Mandy Hale wrote, “It’s okay to be scared being scared means you’re about to do something really, really brave”. Melinda Sordino demonstrates this when she stands up against the bullies in her school. In Laurie Halse Anderson’s novel, Speak, Melinda Sordino, a bullied teenager, became someone who prevented others from getting hurt the way she did. Melinda shows that she is frightened, brave, and lonely in the way she reacts and the people around her act after the end of Summer party. Firstly, Melinda shows that she is frightened because when wanted to tell him to stop, she was scared because he was older and she did not know what he would do to her.
Melinda gets depressed and starts expressing her pain through stuff like biting her lips and her nails, and not talking. At the end of the story she finally found her voice and was able to stand up for herself. In the beginning, Melinda didn't talk to anyone, barely even to her parents. She says, “I have tried so hard to forget every second of that stupid party and here I am in the middle of a hostile crowd that hates me for what I had to do. I can't tell them what really happened” (Anderson, 28).
I am Outcast” (4). This displays how Melinda felt like she did not belong, and like she was not loved. No one made her feel special, not even her parents, because they didn’t understand what she going through, and never bothered to ask. Melinda was completely left out and was missing support from her family and friends. She lacks love and belonging, and this makes Melinda see herself as alone and vulnerable, which makes her life
In Laurie Halse Anderson’s novel “Speak”, the main character Melinda Sordino has been through a rough time during her summer and first year of high school. Every year, 350 million people suffer from depression of all ages worldwide. Melinda Sordino is one of the victims. In the novel, the main character Melinda, shows her thoughts to the reader to show what she’s really going through. Melinda is going through a lot, but despite that she does not speak.
However, she eventually becomes empowered to speak up for herself and about her experience. The novel emphasizes how
As a girl today, I am well aware of the adversities for women in the world. Inequalities in our society are undeniable, but we focus on our own lives rather than women’s lives in the horrific world of human trafficking. The novel Sold by Patricia McCormick explores this terrible world and its implications. McCormick has experience with this world through extensive research and time spent among third world country red light districts. Reading this text, I began to think about gender and its large role on society.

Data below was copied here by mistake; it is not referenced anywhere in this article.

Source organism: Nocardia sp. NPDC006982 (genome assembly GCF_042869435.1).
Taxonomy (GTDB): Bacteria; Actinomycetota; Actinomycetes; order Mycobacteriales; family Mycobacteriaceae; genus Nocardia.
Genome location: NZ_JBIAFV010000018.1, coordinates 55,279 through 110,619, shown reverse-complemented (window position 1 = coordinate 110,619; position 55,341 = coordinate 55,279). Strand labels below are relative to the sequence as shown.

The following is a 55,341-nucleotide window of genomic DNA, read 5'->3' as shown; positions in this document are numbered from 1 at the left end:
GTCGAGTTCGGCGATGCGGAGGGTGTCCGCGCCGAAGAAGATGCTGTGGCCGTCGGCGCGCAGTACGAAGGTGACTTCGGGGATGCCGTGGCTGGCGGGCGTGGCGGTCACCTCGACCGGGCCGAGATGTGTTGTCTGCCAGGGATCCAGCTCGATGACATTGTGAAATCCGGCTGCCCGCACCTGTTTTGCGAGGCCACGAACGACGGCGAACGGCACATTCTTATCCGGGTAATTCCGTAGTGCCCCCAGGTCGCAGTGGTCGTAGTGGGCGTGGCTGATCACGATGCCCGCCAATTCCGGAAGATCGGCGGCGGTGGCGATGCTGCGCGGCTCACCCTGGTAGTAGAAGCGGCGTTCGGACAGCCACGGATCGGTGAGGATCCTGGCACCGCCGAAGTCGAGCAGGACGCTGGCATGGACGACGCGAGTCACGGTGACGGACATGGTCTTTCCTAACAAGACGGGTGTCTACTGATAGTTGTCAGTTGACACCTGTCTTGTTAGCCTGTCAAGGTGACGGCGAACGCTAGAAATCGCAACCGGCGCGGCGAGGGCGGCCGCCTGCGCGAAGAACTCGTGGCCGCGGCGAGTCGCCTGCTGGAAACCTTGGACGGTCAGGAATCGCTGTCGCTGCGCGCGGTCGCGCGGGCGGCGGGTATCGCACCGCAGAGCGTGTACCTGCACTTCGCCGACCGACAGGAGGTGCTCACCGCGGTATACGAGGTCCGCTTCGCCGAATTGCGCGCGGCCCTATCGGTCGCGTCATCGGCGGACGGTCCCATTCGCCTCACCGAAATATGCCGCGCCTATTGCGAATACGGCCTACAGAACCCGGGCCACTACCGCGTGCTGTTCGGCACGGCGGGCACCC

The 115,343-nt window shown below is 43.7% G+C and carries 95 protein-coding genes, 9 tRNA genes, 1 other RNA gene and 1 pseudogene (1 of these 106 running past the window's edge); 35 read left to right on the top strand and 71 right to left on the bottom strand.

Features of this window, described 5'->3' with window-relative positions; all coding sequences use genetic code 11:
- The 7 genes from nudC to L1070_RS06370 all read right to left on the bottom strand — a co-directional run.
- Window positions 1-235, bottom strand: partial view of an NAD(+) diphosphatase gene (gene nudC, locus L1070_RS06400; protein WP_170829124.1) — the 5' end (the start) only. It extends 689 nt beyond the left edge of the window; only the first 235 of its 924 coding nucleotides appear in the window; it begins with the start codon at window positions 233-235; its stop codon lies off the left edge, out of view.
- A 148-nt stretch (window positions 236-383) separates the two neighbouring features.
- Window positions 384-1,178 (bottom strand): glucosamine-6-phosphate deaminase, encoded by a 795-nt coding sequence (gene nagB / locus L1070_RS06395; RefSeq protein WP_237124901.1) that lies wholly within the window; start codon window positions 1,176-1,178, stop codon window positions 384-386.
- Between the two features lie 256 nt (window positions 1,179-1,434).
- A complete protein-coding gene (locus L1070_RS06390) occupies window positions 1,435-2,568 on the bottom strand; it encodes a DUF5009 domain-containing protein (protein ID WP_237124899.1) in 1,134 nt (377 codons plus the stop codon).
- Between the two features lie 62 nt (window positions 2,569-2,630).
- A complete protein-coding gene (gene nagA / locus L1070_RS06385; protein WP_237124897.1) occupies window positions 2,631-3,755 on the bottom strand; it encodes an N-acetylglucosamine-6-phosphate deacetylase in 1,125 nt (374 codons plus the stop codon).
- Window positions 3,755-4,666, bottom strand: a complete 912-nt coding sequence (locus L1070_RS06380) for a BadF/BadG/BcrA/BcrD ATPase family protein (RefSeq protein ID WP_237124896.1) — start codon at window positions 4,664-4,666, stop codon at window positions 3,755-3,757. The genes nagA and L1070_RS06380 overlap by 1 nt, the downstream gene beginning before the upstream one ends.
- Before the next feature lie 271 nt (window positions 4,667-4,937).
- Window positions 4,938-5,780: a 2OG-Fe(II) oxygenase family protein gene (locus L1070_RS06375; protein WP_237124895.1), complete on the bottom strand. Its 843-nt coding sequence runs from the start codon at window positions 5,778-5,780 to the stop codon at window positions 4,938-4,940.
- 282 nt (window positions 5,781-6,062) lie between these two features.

“Everything the people need.” Not having to think for yourself gets you in the habit of just doing. Never stopping to ask yourself, ‘have I done this already?’ ‘Is this wrong?’ ‘What about right?’ No, we only do, or rather the people from the book only do. Finally, you start to see how unfeeling Mildred is. This happens when she tells Montag he isn’t sick, and shows no sympathy for him. She stated, “You’re not sick.” Then again, when talking about the death of Clarisse, she states, “She was simple-minded,” “That’s water under the bridge.” These quotes show how Mildred feels no type affection toward anyone.
This creates a sympathetic mood because Dr. Ferguson feels bad for Maybel who has just become poor and attempted to kill herself. The fact that he feels sympathy for her shows that he does not view her as a strong woman that can handle living alone but instead a breakable doll that will fall apart if he stops holding her. Lastly the setting of the pond where Mabel tries to kill herself is described as foul, earthy, and suffocating (Lawrence 460) . This is
This idea is especially applicable to Dr. Manette who continually lets his thoughts get the best of him, trapping him in a whirlwind of destruction. Bad habits are very difficult to end, and in the case of Dr. Manette, it is dramatically impacting “[his] feelings, [his]...mind,” preventing him from moving on and living a happy life (202). Not only is Dr. Manette familiar with negative and pessimistic thinking, repetitive actions as well. When he finds himself in a stressful and potentially traumatizing situation, Dr. Manette resorts to shoemaking, referring to the task as an “old companion” (207). Even though Manetter finds comfort in this “activity” as something to take his mind off of his problems, it becomes a sign of his mental instability and need for protection.